When they tell you what they did, DO NOT SAY “Yeah, but I heard…” - Instead, say “Yes sir” and do it.

[quote]LessTraveled wrote:

Seriously listen to this man, he is correct. I THINK and its an OPINION only but the first 2-3 years of anyones lifting career should be NOTHING but the BASIC heavy compound movements. Squats, Deadlifts, bent over rows, dips, Bench, standing military press and maybe some standing barbell curls. Thats it, how fucking simple is that?. I WAS JUST LIKE YOU young in my career reading way to many FLEX magazine articles and trying to emulate the PRO’s routine. DONT ignore what we are saying. The SINGLE biggest mistake I ever made was doing what your doing early in my career. Thesed ays I do the basics and I have never been bigger or stronger than I am now. [/quote]

^ This x1000. you want something to read? Read Starting Strength by Mark Rippetoe. he can easily put 60 pounds on you in 6 months. take me for instance, i started out a weak weak 160 lanky skinny bastard at 6’4 inches… after 4 months of starting strength i weigh 200 pounds.

Eat eggs, ground beef, chicken, mashed potatoes, MILK MILK MILK, Protein shakes, fruits and veggies. the rule of thumb is simple, if you cant pick it, grow it, or kill it, you shouldnt be eating it. good luck

Thanks for all the advice guys. I’ve decided to up my protein to a gallon a day so ill be intaking about 4200 calories a day.I’m also going to try to add another meal , but it’ll be hard since my time is EXTREMELY limited. Thanks again for all the advice.

[quote]LessTraveled wrote:

[quote]Danny1506 wrote:
Waaay too many exercises imo, keep it basic and heavy! Squats, Deadlifts, Bench, Overhead press and Bent-Over Row. No need for all these extra exercises, they do more harm than good when youre trying to put on weight, you are burning a ton of calories with that program.

You might even be overtraining, which would seriously hamper your progress - are you feeling lethargic, tired, not feeling like going to the gym etc.?[/quote]

Seriously listen to this man, he is correct. I THINK and its an OPINION only but the first 2-3 years of anyones lifting career should be NOTHING but the BASIC heavy compound movements. Squats, Deadlifts, bent over rows, dips, Bench, standing military press and maybe some standing barbell curls. Thats it, how fucking simple is that?. I WAS JUST LIKE YOU young in my career reading way to many FLEX magazine articles and trying to emulate the PRO’s routine. DONT ignore what we are saying. The SINGLE biggest mistake I ever made was doing what your doing early in my career. Thesed ays I do the basics and I have never been bigger or stronger than I am now. Im 34 now and could outlift the 23 yr old me any fucking day of the week.[/quote]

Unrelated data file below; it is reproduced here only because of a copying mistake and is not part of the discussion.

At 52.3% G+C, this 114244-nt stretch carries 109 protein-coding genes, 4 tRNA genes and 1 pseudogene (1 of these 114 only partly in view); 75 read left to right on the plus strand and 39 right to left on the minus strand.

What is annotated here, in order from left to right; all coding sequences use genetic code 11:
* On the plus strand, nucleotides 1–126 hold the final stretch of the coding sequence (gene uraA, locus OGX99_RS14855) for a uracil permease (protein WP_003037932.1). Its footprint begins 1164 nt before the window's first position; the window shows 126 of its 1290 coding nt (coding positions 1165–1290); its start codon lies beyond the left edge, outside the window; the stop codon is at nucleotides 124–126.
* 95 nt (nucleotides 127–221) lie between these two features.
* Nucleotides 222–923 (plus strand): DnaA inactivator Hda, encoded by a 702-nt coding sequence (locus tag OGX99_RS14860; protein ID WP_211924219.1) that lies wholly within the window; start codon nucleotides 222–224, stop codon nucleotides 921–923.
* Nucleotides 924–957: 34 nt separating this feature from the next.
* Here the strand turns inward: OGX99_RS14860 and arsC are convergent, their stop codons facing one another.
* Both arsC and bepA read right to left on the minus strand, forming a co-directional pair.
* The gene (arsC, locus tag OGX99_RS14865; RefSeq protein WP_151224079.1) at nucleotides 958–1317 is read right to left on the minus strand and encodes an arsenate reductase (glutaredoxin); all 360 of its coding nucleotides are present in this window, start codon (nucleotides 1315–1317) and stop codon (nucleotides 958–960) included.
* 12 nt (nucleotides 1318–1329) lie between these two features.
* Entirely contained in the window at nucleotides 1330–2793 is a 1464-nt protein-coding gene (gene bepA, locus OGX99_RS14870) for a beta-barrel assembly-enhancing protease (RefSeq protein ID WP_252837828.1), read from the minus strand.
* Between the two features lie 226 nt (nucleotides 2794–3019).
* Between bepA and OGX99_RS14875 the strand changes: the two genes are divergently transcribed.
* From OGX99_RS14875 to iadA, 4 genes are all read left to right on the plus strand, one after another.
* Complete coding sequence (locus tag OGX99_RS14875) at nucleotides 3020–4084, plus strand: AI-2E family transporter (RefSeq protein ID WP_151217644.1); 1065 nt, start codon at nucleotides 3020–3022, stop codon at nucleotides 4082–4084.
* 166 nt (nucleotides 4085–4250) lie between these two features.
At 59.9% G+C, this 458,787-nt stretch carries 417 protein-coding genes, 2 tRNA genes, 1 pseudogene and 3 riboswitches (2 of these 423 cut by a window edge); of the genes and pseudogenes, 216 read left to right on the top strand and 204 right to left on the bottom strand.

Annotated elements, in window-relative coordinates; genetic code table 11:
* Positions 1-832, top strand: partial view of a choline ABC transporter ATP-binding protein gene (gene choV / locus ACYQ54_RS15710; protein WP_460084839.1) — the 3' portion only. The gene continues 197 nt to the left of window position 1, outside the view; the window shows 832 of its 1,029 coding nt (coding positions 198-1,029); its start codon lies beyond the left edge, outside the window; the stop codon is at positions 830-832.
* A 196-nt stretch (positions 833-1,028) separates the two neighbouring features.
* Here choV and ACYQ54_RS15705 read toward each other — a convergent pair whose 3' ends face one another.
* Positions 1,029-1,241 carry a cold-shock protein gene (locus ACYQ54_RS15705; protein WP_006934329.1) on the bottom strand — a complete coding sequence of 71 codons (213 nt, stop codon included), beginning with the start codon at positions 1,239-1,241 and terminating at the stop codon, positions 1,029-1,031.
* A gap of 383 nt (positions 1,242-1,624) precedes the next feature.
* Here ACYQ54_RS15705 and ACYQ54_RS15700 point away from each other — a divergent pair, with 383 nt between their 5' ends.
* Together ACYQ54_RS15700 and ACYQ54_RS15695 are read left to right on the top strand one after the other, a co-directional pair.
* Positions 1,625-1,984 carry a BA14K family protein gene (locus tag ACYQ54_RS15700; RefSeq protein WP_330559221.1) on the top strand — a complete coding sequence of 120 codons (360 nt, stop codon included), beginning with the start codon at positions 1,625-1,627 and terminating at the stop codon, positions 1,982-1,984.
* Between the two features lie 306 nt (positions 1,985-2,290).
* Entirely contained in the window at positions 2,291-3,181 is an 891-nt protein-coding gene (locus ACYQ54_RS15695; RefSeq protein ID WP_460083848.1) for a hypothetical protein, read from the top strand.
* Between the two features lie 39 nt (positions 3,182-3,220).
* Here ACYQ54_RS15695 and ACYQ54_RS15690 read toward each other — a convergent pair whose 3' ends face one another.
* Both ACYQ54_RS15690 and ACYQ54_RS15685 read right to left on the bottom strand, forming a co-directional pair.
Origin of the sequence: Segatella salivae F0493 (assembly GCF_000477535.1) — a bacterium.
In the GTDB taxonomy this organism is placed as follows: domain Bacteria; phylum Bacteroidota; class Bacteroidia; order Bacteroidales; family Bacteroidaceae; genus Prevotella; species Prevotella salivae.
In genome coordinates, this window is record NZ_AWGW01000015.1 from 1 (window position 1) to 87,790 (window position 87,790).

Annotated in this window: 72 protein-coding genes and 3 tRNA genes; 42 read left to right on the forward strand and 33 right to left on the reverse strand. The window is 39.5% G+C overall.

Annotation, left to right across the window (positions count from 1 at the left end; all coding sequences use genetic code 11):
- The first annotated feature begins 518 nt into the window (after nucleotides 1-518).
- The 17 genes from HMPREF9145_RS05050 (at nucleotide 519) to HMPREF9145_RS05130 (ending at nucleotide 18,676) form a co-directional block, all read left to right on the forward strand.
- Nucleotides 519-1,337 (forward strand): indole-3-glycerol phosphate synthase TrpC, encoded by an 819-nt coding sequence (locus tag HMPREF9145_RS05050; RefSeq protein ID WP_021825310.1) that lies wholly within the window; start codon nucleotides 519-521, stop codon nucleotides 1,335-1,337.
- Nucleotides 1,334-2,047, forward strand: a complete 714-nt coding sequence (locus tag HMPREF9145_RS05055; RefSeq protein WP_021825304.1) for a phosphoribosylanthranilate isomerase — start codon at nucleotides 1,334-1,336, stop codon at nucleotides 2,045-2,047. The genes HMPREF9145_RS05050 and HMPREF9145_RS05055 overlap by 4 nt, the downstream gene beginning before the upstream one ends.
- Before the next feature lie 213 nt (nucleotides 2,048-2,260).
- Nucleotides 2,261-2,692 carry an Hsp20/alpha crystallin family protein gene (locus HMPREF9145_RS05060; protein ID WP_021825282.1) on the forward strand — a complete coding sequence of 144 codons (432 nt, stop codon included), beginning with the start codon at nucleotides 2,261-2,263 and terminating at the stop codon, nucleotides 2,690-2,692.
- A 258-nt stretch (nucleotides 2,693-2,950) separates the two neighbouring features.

I can’t agree with this at all. I would have someone start out doing EVERYTHING. I wish whoever made this some rule would quit the campaign.

I saw nothing but benefit by figuring out how IT ALL fit together, not ONLY compound movements.

That ain’t bodybuilding and is why so many of those guys have huge imbalances.

[quote]LibertyPatriot wrote:

[quote]LessTraveled wrote:

Seriously listen to this man, he is correct. I THINK and its an OPINION only but the first 2-3 years of anyones lifting career should be NOTHING but the BASIC heavy compound movements. Squats, Deadlifts, bent over rows, dips, Bench, standing military press and maybe some standing barbell curls. Thats it, how fucking simple is that?. I WAS JUST LIKE YOU young in my career reading way to many FLEX magazine articles and trying to emulate the PRO’s routine. DONT ignore what we are saying. The SINGLE biggest mistake I ever made was doing what your doing early in my career. Thesed ays I do the basics and I have never been bigger or stronger than I am now. [/quote]

^ This x1000. you want something to read? Read Starting Strength by Mark Rippetoe. he can easily put 60 pounds on you in 6 months. take me for instance, i started out a weak weak 160 lanky skinny bastard at 6’4 inches… after 4 months of starting strength i weigh 200 pounds.

Eat eggs, ground beef, chicken, mashed potatoes, MILK MILK MILK, Protein shakes, fruits and veggies. the rule of thumb is simple, if you cant pick it, grow it, or kill it, you shouldnt be eating it. good luck
[/quote]

Dude, you’re 6’4". You SHOULD be 200lbs or more whether you lift or not.

Oh look it’s this thread again…where a bunch of posters with no pics in their avi or profile recommend ONLY doing compound lifts and drink a fuckin’ gallon of milk a day…while the very experienced posters WITH IMPRESSIVE pics in their avis post a more moderate well-rounded approach…

Who to listen to?

hmmmmmm…

Seriously, the most helpful posts in these types of threads are the reality check posts from more experienced members.

Speaking as a newcomer to the board, it’s VERY hard to wade through the BS when everyone speaks so authoritatively (new and old alike). I wish everyone didn’t seem to have the burning desire to be viewed as an expert.

i never meant to come across as an expert in the field by any means. just threw in my two cents and what worked for me guys

[quote]LibertyPatriot wrote:
i never meant to come across as an expert in the field by any means. just threw in my two cents and what worked for me guys [/quote]

…and the point is, it hasn’t worked for you. A beginner should be gaining no matter what they are doing as long as they eat enough and training regularly. Making gains to “normal weight for your height” does not mean some specific strategy “worked for you”.

It means you quit playing around and started eating enough like you should have been all along.

That is why pictures would help others know if you even understand what you are talking about.

This is not an insult…but holy crap, why do so many of you who just freaking started feel some need to tell everyone “what worked”?

If it worked, show us.